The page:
NOTE: These pages are neither authorized by nor connected in any official way with the Connecticut Department of Public Safety, Division of State Police; nor do they represent the opinions of that agency or any official of the state of Connecticut. I put these pages together because I did 21 years in this outfit, and originally it had no web presence of its own.



  • At least 21 years old by the expiration of the announced application period
  • U.S. Citizen by date of appointment
  • General good health, drug free with sufficient strength, stamina and agility
  • High school diploma or GED
  • Be free from felony and Class A or B misdemeanor convictions
  • Good educational and/or work record, excellent moral character
  • Normal hearing, color vision and depth perception
  • Distance and near vision (with lenses) must be 20/30 each eye
  • Connecticut driver's license and residence prior to graduation 
  • Be in compliance with the Department's tattoo and body modification policies (Found here)

        Be sure to check for most current recruiting information here

If you are interested in a career as a trooper with the Connecticut State Police, please understand that the application, screening and selection process is lengthy and complex. Exams are only scheduled as authorized by the state personnel department, and each time an exam is given, enough candidates are selected so that several recruit classes can be processed. What this means is that exams are not given on a regular, or frequent basis, and the luck of the draw may dictate that you will apply at a time when an exam has been recently conducted and there is a sufficient pool of qualified candidates to supply several recruit classes. Many prospective applicants wait more than a year for an exam. The best course of action is to contact the Connecticut State Police Recruiting Section and request that you be included on a list to be contacted for the next scheduled exam. If you have an interest in having the Connecticut State Police attend a career fair or conduct an informational presentation, please contact contact the Recruitment & Selection Unit directly at (203) 630-8070.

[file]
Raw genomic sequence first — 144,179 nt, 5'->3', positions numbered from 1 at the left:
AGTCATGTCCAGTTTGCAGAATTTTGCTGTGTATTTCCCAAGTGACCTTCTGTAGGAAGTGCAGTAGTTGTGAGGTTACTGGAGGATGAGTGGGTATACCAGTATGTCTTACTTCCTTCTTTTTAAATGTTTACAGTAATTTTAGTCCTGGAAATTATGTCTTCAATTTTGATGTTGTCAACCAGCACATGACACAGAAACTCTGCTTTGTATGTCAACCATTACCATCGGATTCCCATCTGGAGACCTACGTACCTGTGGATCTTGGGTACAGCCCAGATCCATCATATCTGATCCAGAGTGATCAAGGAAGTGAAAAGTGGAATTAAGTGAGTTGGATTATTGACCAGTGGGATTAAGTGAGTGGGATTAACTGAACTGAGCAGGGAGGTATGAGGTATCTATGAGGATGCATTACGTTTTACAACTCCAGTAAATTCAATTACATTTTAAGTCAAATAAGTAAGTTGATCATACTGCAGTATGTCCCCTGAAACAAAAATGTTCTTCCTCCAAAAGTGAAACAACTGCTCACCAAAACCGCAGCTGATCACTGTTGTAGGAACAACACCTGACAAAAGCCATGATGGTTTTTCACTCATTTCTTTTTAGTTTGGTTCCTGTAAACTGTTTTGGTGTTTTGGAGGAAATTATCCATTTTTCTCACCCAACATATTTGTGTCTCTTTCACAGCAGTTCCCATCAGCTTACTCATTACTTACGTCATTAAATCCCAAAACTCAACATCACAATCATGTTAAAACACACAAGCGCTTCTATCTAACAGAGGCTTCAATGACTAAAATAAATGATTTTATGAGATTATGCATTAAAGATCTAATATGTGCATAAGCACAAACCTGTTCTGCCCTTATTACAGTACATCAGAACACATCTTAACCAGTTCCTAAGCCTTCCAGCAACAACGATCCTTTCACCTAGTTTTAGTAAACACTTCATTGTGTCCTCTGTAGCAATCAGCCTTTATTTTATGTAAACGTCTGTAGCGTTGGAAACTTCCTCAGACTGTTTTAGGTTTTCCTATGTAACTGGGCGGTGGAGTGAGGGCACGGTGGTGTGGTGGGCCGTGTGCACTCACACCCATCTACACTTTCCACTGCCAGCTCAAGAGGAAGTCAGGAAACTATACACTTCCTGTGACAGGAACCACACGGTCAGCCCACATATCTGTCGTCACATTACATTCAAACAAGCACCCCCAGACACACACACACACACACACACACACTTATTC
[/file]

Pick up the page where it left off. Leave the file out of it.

The following elements may be used in the selection process, depending upon how far a candidate advances through the process and whether a conditional offer of employment has been extended to you. More details about these elements will be made available if you are scheduled for them. Please note that the entire selection process can take up to eighteen months to complete, depending upon the size of the applicant pool.
Written Examination - questions to assess your ability to understand and communicate written instructions;.
Physical Fitness Assessment - exercises to measure muscular strength, cardiovascular endurance, and flexibility.
Polygraph Examination - inquiries concerning employment history; driving history; medical history; financial history; gambling history; illegal possession, use and sale of drugs/narcotics; criminal activity; military history; illegal sexual activity; use of alcohol; general personal data; prior conduct in police/security/corrections fields; subversive, revolutionary or gang activity; basic honesty and integrity.
Background Investigation - comprehensive review of employment, education, training, criminal, motor vehicle and credit histories.
Psychological Evaluation - combination of written tests and interview to assess suitability for employment in law enforcement.
Medical Evaluation - comprehensive physical examination, including drug screening.

Successful completion of all phases of the selection process means that a candidate is eligible to be considered for final appointment as a Trooper Trainee. Candidates who are not selected for employment, are welcome to reapply and undergo retesting in any subsequent process. Those who make it to graduation are assigned to a troop, one of eleven in the state. They make the transition from recruit to patrol trooper under the watchful eye of an FTO, or field training officer, over a period of several weeks. This helps them to apply their training to real life situations, and affords them the experience and knowledge of specially selected and trained veteran troopers while they are learning and making rookie mistakes.  Some fall by the wayside during this process, also.


Obviously, those who successfully complete the entire ordeal and make the transition to "road cop" have a fierce sense of pride in themselves and their department . . . . . . and rightly so.  They earned it.


Web page by Tom Seeley,
Lieutenant, CSP Retired
Updated April 15, 2019